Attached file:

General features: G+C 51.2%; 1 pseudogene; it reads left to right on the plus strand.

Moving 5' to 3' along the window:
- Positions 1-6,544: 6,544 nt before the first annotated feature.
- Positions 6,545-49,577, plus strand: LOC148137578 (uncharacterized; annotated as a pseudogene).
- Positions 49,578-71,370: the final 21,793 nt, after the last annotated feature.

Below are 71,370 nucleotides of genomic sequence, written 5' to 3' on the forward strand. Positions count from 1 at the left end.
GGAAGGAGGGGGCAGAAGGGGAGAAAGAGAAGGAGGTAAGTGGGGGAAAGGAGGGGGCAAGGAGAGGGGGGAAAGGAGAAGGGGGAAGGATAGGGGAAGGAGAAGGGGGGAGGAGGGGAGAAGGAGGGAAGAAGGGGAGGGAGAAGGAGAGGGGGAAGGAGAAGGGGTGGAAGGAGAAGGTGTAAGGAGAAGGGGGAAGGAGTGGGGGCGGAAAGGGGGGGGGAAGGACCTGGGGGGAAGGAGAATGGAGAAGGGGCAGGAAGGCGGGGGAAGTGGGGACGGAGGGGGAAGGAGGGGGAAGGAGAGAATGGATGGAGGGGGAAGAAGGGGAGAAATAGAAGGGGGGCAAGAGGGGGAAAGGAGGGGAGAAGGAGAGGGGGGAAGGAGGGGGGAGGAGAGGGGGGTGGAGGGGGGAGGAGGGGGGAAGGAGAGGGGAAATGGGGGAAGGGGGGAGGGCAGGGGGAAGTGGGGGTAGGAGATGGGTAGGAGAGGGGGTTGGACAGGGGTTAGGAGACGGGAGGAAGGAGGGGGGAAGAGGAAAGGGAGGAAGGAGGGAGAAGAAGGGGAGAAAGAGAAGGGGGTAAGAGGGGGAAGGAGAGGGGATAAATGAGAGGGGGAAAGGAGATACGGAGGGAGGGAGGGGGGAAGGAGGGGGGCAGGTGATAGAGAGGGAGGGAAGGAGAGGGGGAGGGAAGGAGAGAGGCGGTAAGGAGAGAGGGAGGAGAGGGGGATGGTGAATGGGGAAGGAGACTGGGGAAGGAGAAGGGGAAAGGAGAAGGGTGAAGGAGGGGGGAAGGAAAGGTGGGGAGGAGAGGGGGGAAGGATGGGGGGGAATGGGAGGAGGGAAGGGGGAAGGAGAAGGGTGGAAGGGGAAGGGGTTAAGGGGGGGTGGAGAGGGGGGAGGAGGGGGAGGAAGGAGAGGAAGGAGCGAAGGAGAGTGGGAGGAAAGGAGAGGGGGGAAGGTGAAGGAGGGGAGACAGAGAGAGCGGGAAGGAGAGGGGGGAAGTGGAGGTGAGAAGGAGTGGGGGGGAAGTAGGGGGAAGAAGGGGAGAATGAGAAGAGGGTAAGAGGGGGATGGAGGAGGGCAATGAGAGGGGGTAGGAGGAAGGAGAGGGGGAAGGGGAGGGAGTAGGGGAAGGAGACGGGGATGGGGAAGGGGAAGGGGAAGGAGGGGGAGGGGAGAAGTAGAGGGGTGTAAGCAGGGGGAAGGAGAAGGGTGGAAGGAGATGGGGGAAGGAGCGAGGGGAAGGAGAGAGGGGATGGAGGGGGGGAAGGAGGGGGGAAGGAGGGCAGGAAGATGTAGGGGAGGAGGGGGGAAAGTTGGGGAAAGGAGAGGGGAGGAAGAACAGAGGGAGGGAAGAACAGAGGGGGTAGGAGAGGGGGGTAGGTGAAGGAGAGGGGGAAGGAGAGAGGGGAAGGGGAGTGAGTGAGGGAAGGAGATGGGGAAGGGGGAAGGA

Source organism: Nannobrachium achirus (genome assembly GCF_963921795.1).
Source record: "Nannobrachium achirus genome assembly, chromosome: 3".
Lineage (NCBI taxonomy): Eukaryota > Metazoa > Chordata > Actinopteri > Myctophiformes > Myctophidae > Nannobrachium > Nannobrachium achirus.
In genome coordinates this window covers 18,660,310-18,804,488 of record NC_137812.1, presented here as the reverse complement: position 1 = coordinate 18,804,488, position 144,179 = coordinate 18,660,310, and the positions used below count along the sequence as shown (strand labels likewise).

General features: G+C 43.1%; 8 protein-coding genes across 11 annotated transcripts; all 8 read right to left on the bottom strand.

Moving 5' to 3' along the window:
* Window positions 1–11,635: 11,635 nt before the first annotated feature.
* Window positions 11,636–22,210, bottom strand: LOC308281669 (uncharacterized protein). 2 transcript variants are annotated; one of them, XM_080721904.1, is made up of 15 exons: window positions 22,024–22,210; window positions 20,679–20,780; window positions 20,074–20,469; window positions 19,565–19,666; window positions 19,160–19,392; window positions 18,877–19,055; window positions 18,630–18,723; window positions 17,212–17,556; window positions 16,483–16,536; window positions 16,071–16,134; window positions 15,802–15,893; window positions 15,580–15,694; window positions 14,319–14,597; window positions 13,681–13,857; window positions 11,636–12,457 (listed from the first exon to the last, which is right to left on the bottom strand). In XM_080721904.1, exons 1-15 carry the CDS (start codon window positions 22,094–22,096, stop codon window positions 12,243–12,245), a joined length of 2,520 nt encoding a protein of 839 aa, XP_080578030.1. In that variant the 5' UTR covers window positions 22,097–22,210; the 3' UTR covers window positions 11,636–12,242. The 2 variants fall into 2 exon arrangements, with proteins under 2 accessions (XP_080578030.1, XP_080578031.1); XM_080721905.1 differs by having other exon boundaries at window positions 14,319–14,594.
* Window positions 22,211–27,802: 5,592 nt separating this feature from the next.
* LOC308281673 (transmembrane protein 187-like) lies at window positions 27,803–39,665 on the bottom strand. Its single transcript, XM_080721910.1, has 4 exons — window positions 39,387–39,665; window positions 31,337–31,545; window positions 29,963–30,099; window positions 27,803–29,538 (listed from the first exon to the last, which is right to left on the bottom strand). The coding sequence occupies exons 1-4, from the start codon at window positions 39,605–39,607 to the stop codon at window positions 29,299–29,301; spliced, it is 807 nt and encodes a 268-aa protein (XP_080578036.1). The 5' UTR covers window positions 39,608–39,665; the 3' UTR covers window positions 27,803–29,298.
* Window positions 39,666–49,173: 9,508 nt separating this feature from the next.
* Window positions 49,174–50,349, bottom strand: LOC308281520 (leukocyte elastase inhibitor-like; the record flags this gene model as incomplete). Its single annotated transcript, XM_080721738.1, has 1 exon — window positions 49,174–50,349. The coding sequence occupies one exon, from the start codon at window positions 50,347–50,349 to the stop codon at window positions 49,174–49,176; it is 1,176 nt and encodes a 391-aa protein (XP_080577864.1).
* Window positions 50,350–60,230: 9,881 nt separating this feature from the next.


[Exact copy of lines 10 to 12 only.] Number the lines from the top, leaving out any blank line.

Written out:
Lineage (NCBI taxonomy): Eukaryota > Metazoa > Chordata > Actinopteri > Myctophiformes > Myctophidae > Nannobrachium > Nannobrachium achirus.
In genome coordinates this window covers 18,660,310-18,804,488 of record NC_137812.1, presented here as the reverse complement: position 1 = coordinate 18,804,488, position 144,179 = coordinate 18,660,310, and the positions used below count along the sequence as shown (strand labels likewise).

General features: G+C 43.1%; 8 protein-coding genes across 11 annotated transcripts; all 8 read right to left on the bottom strand.